“Bob is saying, ‘I’m sorry this is the only way we could meet.’ He pulls me aside and takes me into the hallway. He says, ‘So, you have made a lot of films in Chicago?’ and I said no. We’d made two films at that point. I’ve got a chip on my shoulder. He says, ‘I just had to get a look at you.’ It was totally intimidating, but still, I’m one-on-one with this guy who wants to look at me, to get a feeling. He asked me if I wanted to stay, I just wanted to get the hell out of there.”

During rehearsals, De Niro would politely but firmly ask Jones to leave. “I would plan every last inch of this picture, and now I was going out with the crew and waiting for them to rehearse the scene. Finally one day I was leaving because Bob says, ‘Steve, you’re making me nervous.’ I came back, put my arm around his shoulder. I said ‘Bob, I’m kind of tough to deal with.’ From that moment on he’d say, OK, everybody out, but you stay here. It was a 49-day shoot, and it was probably day 35 Bob realized I wasn’t an assistant.”

Principal photography on Mad Dog ended in September of 1991. Scorsese and the Universal executives who’d seen the dailies were excited by the footage. McNaughton and Jones turned the film over to Elena Maganini and went on vacation. She had the storyboards to work from but she was free to pursue her own ideas. Her editing reflected an idiosyncratic cutting pattern that acknowledged the dark corners of Price’s script. “The most important thing was we retain as much of Richard’s dialogue as possible. We all felt it was such a strong script and we didn’t want to lose any of it,” Maganini says.

A talented novelist (Clockers), Price, who also wrote Scorsese’s The Color of Money and the “Life Lessons” segment of New York Stories, hadn’t liked how his script for Harold Becker’s Sea of Love had turned out. Mad Dog was a highly personal project, based on a triangle he encountered in the late 70s, and he wanted some control over the final product.

After working on three low-budget films under difficult conditions, McNaughton, Jones, and Maganini were reveling in the creative freedom this project afforded them. Maganini cut the film in a suite at Cinecenter, a postproduction house at State and Erie, thousands of miles from Hollywood’s reach. In November 1991, the team screened the rough cut for Scorsese, De Fina, and Price at Scorsese’s New York office. The mood was ecstatic. Scorsese laughed throughout the film, then gave them detailed instructions on ways to change it. Scorsese suggested they show the movie to some friends, but McNaughton wasn’t ready; he thought it was still too raw.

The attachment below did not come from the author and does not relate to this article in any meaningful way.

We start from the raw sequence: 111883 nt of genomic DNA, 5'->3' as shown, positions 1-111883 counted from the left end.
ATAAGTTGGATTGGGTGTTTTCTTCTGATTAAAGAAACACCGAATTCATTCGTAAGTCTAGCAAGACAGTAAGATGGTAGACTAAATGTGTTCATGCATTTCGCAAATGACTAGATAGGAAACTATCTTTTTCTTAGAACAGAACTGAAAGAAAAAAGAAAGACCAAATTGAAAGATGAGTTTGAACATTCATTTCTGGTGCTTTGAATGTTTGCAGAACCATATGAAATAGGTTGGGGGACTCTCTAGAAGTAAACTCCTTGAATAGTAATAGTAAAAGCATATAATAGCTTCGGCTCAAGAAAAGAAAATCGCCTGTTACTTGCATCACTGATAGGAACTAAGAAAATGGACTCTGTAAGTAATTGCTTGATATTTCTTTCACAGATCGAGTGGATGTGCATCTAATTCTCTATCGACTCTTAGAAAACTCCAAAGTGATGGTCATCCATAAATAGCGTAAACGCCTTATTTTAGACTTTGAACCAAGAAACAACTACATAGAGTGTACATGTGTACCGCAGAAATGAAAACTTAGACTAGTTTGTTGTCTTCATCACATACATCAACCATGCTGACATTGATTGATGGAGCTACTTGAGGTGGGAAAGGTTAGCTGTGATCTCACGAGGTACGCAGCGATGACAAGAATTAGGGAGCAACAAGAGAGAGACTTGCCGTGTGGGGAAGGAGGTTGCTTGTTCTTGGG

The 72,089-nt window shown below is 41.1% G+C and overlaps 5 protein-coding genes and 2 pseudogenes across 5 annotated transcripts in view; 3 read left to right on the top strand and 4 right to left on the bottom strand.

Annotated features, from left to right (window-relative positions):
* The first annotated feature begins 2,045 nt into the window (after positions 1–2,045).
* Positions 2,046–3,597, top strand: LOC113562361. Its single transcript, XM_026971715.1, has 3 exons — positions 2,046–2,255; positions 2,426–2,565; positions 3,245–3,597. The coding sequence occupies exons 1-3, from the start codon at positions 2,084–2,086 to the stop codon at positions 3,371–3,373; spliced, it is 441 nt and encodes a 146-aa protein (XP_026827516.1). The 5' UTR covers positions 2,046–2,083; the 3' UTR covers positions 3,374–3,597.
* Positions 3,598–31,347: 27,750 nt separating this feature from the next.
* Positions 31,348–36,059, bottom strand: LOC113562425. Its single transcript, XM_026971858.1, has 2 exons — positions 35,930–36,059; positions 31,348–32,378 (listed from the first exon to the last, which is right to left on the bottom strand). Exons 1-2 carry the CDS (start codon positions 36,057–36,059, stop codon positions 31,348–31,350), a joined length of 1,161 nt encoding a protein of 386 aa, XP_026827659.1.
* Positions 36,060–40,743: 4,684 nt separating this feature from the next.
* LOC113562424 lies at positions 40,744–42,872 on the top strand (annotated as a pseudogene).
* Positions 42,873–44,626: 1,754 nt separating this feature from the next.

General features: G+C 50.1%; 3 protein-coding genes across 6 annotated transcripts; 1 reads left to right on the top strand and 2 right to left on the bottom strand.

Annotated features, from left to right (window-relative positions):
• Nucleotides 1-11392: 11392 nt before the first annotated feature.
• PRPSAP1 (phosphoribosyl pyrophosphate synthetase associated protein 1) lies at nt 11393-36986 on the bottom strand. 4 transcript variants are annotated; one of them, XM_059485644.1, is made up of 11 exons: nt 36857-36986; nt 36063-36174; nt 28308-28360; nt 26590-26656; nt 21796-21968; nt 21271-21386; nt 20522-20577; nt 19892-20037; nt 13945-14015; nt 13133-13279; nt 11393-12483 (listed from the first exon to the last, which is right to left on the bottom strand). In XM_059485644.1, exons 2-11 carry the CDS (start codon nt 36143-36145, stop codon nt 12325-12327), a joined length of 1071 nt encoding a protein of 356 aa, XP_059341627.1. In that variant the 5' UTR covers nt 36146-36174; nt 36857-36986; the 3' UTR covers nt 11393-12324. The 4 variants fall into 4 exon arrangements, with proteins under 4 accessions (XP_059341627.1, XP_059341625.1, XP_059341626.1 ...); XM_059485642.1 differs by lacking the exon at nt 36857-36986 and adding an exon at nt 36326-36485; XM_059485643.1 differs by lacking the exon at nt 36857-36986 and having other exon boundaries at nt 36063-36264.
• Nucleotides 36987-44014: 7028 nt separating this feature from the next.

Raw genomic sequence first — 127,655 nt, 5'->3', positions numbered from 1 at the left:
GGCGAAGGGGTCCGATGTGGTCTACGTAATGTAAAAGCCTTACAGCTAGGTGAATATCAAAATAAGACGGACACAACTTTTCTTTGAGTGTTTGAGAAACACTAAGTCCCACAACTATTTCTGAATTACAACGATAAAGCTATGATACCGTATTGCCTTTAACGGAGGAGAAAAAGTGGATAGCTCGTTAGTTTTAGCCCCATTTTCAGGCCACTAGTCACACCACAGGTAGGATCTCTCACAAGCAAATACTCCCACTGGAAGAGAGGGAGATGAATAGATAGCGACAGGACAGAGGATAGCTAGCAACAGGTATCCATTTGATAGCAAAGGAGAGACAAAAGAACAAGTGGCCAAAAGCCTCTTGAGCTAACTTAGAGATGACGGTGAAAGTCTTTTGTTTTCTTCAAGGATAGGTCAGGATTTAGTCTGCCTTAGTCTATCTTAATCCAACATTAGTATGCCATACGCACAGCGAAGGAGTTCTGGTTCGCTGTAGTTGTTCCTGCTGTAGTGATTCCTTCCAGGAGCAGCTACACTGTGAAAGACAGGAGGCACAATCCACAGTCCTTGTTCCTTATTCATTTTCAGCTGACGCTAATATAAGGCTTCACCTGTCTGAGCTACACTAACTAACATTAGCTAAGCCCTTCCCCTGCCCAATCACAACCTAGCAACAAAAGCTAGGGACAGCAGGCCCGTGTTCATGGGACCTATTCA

They showed two more advance cuts to Scorsese and De Niro, then screened their film for Universal executives in Los Angeles. The head of production told them the film wasn’t “edgy enough.” But Scorsese had given them some advice: “Just nod your head, say yes to everything they say, and then go and do whatever you want.”

With the release of Steven Spielberg’s Jaws and George Lucas’s Star Wars in the mid-70s, the dynamics of the movie industry changed. A blockbuster mentality set in and market research reigned. Its centerpiece became the preview, where audiences viewed and scored films still considered incomplete. Studio executives use these screenings to determine whether a film will play with an audience, and if it won’t, how it might be changed so it will. A recent notorious example of this process is Adrian Lyne’s Fatal Attraction, whose violent, misogynistic ending replaced a much more enigmatic conclusion that preview audiences had strongly rejected. In the wake of this hugely successful film, a lot of studio executives believed that a change of ending would transform any problematic movie into a hit.

McNaughton, Jones, and Maganini had never had to worry about previews. They went on instinct and gut reactions. This movie would be different. De Fina says, “Previews are a devastating process, especially for the director, because everything is so personal. You don’t ever get over it. We told them how hard it would be.”

The preview was held January 13, 1992, at a mall in Westchester County, New York. McNaughton knew he was in trouble when he discovered the film had been threaded into the projector incorrectly and the movie was being shown off-frame. Universal executives refused to stop the film, fearing the disruption would cause anarchy.

“You could see the microphone in 35 or 40 percent of the picture,” says McNaughton. “Even people who really don’t know film that well know when you see a microphone it’s a sign of poor craftsmanship. The first realization when someone you love dies and the moment where there’s nothing you can do and they’re gone forever–that’s how I felt. The compositions are hideous, and you’re seeing this microphone; you’ve got to sit there for the next 100 minutes after knowing within the first ten seconds something is wrong. This for something you’ve poured two years of your life and your blood, sweat, and every fiber of your body into. The way we came into the preview we were lambs and we just got slaughtered.”

The preview audience said the movie was long, disjointed, and dark. They hated the ending. De Niro’s presence had suggested there might be some violence, and Murray’s that there would be comedy, and instead here was a small film about relationships, divided loyalties, and primal fears about personal inadequacy and failure. Out of a possible score of 100, Mad Dog and Glory tested 17.